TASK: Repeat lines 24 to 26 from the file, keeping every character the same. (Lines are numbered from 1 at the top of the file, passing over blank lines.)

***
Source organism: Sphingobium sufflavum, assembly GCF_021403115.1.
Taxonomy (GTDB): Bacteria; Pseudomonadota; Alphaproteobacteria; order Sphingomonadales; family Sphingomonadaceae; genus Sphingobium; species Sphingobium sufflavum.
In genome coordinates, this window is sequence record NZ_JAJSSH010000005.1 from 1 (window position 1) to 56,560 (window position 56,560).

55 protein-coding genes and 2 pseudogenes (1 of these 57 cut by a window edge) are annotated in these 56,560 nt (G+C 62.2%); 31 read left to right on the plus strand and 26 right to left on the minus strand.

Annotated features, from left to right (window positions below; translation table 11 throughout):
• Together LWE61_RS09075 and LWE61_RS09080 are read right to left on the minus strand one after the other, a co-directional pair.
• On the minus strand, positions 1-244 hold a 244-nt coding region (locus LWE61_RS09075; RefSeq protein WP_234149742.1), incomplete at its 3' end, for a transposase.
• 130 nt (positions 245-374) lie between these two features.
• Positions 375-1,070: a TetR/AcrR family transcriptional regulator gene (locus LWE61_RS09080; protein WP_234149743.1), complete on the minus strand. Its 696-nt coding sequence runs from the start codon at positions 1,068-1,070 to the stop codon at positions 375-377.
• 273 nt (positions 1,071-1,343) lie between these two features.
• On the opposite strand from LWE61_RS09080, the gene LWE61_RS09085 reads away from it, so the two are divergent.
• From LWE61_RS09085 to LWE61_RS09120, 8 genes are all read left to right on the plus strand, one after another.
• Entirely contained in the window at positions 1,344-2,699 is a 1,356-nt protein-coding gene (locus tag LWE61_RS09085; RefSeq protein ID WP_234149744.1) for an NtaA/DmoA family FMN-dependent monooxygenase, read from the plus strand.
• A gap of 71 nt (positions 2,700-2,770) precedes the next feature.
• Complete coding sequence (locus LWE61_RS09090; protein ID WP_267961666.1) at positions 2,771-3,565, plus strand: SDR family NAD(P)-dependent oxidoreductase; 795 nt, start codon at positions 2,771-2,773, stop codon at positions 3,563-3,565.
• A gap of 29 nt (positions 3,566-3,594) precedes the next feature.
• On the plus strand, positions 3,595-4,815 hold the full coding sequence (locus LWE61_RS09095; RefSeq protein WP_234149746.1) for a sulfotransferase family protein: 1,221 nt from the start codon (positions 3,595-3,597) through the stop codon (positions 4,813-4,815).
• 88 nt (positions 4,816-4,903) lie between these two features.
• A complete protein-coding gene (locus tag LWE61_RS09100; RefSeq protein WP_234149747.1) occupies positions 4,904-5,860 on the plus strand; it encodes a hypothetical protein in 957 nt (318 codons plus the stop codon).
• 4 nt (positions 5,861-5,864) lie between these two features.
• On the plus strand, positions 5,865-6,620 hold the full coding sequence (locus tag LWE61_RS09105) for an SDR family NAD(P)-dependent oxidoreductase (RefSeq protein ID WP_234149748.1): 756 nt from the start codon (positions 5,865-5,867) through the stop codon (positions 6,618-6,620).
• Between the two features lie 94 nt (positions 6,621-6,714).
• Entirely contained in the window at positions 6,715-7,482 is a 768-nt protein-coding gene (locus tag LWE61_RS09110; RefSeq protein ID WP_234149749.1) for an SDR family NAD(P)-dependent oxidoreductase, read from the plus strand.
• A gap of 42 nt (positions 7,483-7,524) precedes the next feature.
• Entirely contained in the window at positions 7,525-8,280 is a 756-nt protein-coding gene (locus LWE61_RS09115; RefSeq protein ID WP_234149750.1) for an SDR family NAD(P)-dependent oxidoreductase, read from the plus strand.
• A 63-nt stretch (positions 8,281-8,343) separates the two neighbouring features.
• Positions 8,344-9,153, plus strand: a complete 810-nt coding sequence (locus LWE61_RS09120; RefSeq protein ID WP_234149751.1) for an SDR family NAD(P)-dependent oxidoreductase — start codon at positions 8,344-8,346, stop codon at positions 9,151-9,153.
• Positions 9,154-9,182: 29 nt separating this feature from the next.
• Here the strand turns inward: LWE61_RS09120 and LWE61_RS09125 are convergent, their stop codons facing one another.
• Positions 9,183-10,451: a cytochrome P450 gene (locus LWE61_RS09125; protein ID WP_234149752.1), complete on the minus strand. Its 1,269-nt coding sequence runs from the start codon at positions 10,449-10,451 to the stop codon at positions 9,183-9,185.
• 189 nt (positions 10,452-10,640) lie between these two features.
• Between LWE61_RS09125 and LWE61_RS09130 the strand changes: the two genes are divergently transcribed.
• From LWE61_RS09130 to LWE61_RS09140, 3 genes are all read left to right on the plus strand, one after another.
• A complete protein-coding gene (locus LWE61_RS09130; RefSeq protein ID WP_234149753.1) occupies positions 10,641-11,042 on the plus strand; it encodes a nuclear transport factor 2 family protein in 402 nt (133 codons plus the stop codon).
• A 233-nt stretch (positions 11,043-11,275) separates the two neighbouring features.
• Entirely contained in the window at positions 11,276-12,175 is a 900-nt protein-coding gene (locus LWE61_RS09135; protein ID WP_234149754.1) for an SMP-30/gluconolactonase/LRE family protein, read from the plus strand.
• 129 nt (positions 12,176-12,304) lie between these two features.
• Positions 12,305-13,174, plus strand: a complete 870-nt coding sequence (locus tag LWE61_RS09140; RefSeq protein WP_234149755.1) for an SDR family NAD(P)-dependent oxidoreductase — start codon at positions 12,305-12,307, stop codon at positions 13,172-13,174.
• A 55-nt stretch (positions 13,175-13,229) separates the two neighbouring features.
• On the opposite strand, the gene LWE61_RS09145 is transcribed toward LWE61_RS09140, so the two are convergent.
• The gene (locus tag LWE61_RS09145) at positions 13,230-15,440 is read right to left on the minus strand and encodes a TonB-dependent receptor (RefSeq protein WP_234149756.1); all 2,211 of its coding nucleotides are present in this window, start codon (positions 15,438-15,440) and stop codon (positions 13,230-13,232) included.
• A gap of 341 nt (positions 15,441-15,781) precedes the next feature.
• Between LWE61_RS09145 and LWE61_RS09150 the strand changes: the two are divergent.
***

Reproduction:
• A gap of 42 nt (positions 7,483-7,524) precedes the next feature.
• Entirely contained in the window at positions 7,525-8,280 is a 756-nt protein-coding gene (locus LWE61_RS09115; RefSeq protein ID WP_234149750.1) for an SDR family NAD(P)-dependent oxidoreductase, read from the plus strand.
• A 63-nt stretch (positions 8,281-8,343) separates the two neighbouring features.